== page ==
Sky Talk

No. 6 The dismantling of the former American Eagle Airlines

Star-Telegram

The number of aircraft flown by the former American Eagle Airlines, now called Envoy Air, got smaller and smaller in 2014.

With pilots rejecting a contract offer in March that would have guaranteed larger aircraft in its fleet in exchange for pilot pay scale freezes until 2018, the future of Envoy Air looked dim.

The airline, which is a wholly-owned subsidiary by American Airlines Group, had older aircraft retired with no new airplanes coming in to its fleet. Earlier this fall, American said it would transfer 47 CRJ-700 aircraft from Envoy to PSA Airlines, a separate subsidiary at American.

And in November, management said it was transferring at least another 50 planes from Envoy. Some of those will go to Piedmont Airlines, another subsidiary of American while the rest are split between Trans States Airlines and another outside carrier.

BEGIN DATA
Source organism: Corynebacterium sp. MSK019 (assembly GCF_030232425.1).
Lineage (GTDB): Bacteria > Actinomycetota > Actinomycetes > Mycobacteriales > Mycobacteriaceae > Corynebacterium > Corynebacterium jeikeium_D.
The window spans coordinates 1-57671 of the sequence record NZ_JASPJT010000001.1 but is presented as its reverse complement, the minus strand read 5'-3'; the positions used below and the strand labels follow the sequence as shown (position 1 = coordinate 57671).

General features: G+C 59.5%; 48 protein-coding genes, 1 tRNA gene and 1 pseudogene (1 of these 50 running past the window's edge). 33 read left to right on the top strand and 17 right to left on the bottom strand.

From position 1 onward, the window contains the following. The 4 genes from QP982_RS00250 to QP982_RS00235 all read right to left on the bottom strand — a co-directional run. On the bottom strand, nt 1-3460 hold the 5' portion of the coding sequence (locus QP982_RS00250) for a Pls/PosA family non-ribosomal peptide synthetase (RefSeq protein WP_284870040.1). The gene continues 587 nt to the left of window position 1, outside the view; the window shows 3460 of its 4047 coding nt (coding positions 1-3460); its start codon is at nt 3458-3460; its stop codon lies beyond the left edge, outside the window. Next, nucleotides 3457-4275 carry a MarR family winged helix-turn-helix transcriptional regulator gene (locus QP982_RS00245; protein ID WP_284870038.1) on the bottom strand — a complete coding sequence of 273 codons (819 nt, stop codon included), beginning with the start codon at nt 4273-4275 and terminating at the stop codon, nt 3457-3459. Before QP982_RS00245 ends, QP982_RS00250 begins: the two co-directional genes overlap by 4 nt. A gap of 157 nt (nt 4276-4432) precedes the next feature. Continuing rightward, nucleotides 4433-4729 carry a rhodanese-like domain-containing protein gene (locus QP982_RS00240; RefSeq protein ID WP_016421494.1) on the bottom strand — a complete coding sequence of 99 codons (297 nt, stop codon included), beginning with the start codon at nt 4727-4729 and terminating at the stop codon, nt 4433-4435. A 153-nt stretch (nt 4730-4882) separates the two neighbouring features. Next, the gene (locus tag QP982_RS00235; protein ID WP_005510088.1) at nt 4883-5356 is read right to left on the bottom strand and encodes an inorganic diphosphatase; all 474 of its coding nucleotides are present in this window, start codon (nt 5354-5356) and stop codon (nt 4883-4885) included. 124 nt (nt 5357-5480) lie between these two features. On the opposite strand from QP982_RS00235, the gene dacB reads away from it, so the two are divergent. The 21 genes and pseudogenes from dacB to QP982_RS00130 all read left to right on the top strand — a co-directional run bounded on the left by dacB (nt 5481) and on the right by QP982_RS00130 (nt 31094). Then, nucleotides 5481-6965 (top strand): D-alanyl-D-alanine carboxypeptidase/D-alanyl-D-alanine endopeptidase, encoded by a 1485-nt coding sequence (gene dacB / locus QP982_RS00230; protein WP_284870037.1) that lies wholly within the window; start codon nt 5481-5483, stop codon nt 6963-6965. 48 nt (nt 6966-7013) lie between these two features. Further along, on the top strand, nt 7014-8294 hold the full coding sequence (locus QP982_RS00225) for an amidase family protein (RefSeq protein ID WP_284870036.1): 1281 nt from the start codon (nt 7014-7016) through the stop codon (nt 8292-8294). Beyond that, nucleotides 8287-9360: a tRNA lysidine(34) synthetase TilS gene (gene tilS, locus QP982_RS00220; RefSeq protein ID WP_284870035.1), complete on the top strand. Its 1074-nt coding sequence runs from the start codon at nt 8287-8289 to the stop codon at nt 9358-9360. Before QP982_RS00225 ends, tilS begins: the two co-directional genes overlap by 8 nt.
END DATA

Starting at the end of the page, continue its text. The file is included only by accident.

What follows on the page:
American is trying to limit the cost of its regional service, which is flown under the American Eagle brand name and livery, and uses 10 different regional carriers to operate Eagle flights. Originally, American Eagle only referred to the regional airline owned by American Airlines but once American started using other regional operators, it changed Eagle’s name to Envoy Air.

But in December, pilots agreed to a concessionary contract that guaranteed American would place 40 new larger regional jets with Envoy starting in the fourth quarter of 2015. In exchange, the pilots agreed to pay scale freezes until 2018 with 1 percent annual pay increases after that. So it appears, Envoy will survive for now.

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